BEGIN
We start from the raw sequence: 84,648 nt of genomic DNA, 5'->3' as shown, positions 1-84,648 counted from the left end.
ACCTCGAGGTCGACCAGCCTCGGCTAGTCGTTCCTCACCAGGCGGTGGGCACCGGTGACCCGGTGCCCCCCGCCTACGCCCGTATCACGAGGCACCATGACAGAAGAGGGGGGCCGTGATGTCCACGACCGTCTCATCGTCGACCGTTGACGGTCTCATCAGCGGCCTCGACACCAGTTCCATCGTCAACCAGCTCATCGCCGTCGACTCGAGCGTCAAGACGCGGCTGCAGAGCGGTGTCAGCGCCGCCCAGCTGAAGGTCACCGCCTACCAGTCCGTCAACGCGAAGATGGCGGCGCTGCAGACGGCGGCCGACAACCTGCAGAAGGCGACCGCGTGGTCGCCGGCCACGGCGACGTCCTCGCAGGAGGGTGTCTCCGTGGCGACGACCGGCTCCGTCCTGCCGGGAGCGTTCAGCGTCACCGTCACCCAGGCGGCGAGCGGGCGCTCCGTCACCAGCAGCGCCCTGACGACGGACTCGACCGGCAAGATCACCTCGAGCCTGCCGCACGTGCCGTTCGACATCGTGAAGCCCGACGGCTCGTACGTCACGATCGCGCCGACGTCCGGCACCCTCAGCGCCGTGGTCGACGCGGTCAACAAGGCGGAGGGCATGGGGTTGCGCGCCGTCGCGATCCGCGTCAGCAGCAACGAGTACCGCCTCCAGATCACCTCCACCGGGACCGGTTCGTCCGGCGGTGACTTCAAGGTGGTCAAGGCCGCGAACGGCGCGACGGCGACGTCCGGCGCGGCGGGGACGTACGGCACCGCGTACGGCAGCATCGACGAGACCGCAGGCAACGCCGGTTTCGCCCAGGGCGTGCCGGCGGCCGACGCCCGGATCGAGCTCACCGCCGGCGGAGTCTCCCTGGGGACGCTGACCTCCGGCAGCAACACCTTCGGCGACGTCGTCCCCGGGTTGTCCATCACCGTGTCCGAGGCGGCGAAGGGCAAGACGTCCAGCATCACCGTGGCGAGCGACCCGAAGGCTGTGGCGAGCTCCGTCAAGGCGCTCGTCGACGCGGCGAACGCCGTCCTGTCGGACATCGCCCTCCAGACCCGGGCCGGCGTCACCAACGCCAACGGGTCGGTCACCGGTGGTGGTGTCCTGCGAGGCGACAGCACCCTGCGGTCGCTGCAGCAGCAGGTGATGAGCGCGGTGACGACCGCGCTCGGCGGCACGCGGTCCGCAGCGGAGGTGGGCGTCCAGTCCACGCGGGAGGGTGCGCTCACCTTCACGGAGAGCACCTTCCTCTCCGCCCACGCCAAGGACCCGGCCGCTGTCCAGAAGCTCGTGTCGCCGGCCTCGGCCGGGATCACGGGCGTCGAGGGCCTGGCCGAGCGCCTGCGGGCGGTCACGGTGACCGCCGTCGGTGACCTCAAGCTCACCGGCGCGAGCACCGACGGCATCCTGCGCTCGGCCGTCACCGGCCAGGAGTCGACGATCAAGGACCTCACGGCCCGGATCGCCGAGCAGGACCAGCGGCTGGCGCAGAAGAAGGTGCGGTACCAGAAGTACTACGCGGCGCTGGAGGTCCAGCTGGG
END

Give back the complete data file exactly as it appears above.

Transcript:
We start from the raw sequence: 84,648 nt of genomic DNA, 5'->3' as shown, positions 1-84,648 counted from the left end.
ACCTCGAGGTCGACCAGCCTCGGCTAGTCGTTCCTCACCAGGCGGTGGGCACCGGTGACCCGGTGCCCCCCGCCTACGCCCGTATCACGAGGCACCATGACAGAAGAGGGGGGCCGTGATGTCCACGACCGTCTCATCGTCGACCGTTGACGGTCTCATCAGCGGCCTCGACACCAGTTCCATCGTCAACCAGCTCATCGCCGTCGACTCGAGCGTCAAGACGCGGCTGCAGAGCGGTGTCAGCGCCGCCCAGCTGAAGGTCACCGCCTACCAGTCCGTCAACGCGAAGATGGCGGCGCTGCAGACGGCGGCCGACAACCTGCAGAAGGCGACCGCGTGGTCGCCGGCCACGGCGACGTCCTCGCAGGAGGGTGTCTCCGTGGCGACGACCGGCTCCGTCCTGCCGGGAGCGTTCAGCGTCACCGTCACCCAGGCGGCGAGCGGGCGCTCCGTCACCAGCAGCGCCCTGACGACGGACTCGACCGGCAAGATCACCTCGAGCCTGCCGCACGTGCCGTTCGACATCGTGAAGCCCGACGGCTCGTACGTCACGATCGCGCCGACGTCCGGCACCCTCAGCGCCGTGGTCGACGCGGTCAACAAGGCGGAGGGCATGGGGTTGCGCGCCGTCGCGATCCGCGTCAGCAGCAACGAGTACCGCCTCCAGATCACCTCCACCGGGACCGGTTCGTCCGGCGGTGACTTCAAGGTGGTCAAGGCCGCGAACGGCGCGACGGCGACGTCCGGCGCGGCGGGGACGTACGGCACCGCGTACGGCAGCATCGACGAGACCGCAGGCAACGCCGGTTTCGCCCAGGGCGTGCCGGCGGCCGACGCCCGGATCGAGCTCACCGCCGGCGGAGTCTCCCTGGGGACGCTGACCTCCGGCAGCAACACCTTCGGCGACGTCGTCCCCGGGTTGTCCATCACCGTGTCCGAGGCGGCGAAGGGCAAGACGTCCAGCATCACCGTGGCGAGCGACCCGAAGGCTGTGGCGAGCTCCGTCAAGGCGCTCGTCGACGCGGCGAACGCCGTCCTGTCGGACATCGCCCTCCAGACCCGGGCCGGCGTCACCAACGCCAACGGGTCGGTCACCGGTGGTGGTGTCCTGCGAGGCGACAGCACCCTGCGGTCGCTGCAGCAGCAGGTGATGAGCGCGGTGACGACCGCGCTCGGCGGCACGCGGTCCGCAGCGGAGGTGGGCGTCCAGTCCACGCGGGAGGGTGCGCTCACCTTCACGGAGAGCACCTTCCTCTCCGCCCACGCCAAGGACCCGGCCGCTGTCCAGAAGCTCGTGTCGCCGGCCTCGGCCGGGATCACGGGCGTCGAGGGCCTGGCCGAGCGCCTGCGGGCGGTCACGGTGACCGCCGTCGGTGACCTCAAGCTCACCGGCGCGAGCACCGACGGCATCCTGCGCTCGGCCGTCACCGGCCAGGAGTCGACGATCAAGGACCTCACGGCCCGGATCGCCGAGCAGGACCAGCGGCTGGCGCAGAAGAAGGTGCGGTACCAGAAGTACTACGCGGCGCTGGAGGTCCAGCTGGG